Can You Apply For Social Security Disability After Age 65 - Social Security Disability Insurance (SSD or SSDI) provides monthly benefits to any eligible employee or former employee who is too disabled to work due to injury or illness. If you have worked enough years to earn the required "work points", you are eligible to apply for SSD benefits, regardless of your age.
In this blog post, we at the Clauson Law Firm would like to explain what the Social Security Administration (SSA) calls a “Permanent Disability Review,” or CDR. This is the process the SSA uses to check each recipient of SSD benefits to see if the impairment that caused their disability has improved enough to disqualify them for disability benefits. We'll also explain how the CDR plan and other things change at ages 50, 55, and 60. First, we'll look at how the CDR system works. If you have questions about how the CDR process applies to your case, contact Clauson Law to get all the answers you need.
Can You Apply For Social Security Disability After Age 65
The law requires the SSA to regularly conduct a continuing disability review to prevent SSD benefits from being awarded to someone whose disability has improved enough to return to work.
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However, because some conditions are certain to be lifelong disabilities, the Social Security Administration has developed a scoring system to distinguish cases that are likely to improve from those that are unlikely to improve. This process allows the SSD office to waste valuable staff hours looking at the least likely cases to see improvement in disability.
Fair and uniform application of SSD rules and regulations requires that there be a single definition of "disability" because the system will not work if two case examiners assess the disability of the same benefit applicant differently.
The Social Security Administration defines disability as "a medically determinable physical or mental impairment that lasts or is expected to last 12 months (or results in death) and prevents a person from performing gainful activities." Substantial Gains Activity" (SGA), SSA means activities that can earn you a certain amount of income. In 2022, the amount is $1,350 per month. (The income limit for a blind applicant is $2,260.)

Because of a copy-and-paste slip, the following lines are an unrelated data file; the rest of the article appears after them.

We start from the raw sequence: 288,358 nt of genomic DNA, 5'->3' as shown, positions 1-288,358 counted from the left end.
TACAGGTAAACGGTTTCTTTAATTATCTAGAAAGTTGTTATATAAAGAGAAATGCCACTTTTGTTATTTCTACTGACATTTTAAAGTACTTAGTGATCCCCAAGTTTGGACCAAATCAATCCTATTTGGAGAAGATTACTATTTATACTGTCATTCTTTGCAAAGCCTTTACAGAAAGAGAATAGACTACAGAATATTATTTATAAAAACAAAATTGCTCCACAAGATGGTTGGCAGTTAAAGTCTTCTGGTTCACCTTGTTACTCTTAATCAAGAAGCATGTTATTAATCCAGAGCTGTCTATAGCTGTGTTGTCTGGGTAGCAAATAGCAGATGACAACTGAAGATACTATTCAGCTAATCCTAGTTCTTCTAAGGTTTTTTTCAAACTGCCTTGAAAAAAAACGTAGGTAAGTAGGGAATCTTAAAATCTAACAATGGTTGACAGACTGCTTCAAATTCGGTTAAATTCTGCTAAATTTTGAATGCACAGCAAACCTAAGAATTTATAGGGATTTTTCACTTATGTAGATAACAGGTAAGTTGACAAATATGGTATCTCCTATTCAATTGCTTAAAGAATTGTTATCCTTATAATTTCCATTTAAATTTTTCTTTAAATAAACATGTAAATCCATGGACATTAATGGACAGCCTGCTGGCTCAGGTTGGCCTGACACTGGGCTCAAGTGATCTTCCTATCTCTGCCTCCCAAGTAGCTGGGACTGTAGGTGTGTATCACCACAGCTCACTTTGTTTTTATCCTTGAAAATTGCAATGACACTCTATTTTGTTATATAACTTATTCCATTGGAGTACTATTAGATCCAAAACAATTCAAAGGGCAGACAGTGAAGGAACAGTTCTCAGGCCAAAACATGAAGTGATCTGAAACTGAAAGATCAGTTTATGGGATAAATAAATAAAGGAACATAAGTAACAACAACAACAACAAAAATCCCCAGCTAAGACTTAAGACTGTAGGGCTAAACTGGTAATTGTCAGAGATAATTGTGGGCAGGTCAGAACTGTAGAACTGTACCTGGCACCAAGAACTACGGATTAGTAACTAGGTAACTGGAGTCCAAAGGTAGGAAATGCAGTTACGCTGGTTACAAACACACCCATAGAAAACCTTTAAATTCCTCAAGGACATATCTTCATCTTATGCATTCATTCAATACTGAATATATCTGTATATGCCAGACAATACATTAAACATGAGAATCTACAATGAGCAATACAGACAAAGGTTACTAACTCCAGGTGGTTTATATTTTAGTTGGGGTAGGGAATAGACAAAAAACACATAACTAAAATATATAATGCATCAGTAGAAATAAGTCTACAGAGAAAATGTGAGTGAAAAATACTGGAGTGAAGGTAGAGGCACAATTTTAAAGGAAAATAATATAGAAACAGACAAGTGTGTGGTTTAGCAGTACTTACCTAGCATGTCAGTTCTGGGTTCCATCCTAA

As the original application of SSD's benefits are evaluated in the definition, so is CDR. Not a disability recipient of SSD benefits
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In order to use its personnel and financial resources more efficiently, SSA has established a schedule of Continuous Disability Reviews (CDRs) to indicate the possibility of improvement based on the type of disability of the SSD claimant. The SSA assigns each new approved disability claim to one of three Medical Modification (MI) categories:
How often your case is reviewed in the CDR system is determined by the division to which your case is assigned.
Expected Medical Development (MIE): Cases assigned to the MIE category are scheduled for a CDR of not less than 6 months but not more than 18 months. Examples of disabilities that qualify for SSD benefits initially but are expected to improve are most injuries and illnesses that have a record of responding to treatment. Some cancers, such as those in the bone marrow or for which a stem cell transplant may be recommended, can go into remission. SSD claims are initially qualified because the disability will last a year or more, but progress is expected to follow thereafter.
Bone injuries treated with surgery followed by a period of rehabilitation therapy are also expected to improve. A Permanent Disability Review is done after a short period of time because of the high probability of some improvement.
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Potential Medical Improvement (MIP): Cases assigned to the MIP category are scheduled for their regular disability review once every 3 years. This category is intended to include severe but not necessarily permanent disabilities. Clinical improvement is not expected as in cases of MIE category, but improvement is possible.
The SSA guidelines use examples such as Crohn's disease, chronic colitis, epilepsy, and schizophrenia to illustrate the types of disabilities that may fall under the MIP category.
Medically Unexpected Progression (MINE): Cases are placed in this category when, based on the current level of medical knowledge and general practice applied, and based on SSA's administrative experience, the claimant's disability is likely to continue. More disability over time.
Because of the low probability of clinical improvement in these conditions, CDR is scheduled to be performed no more than every 7 years but no less than every 5 years.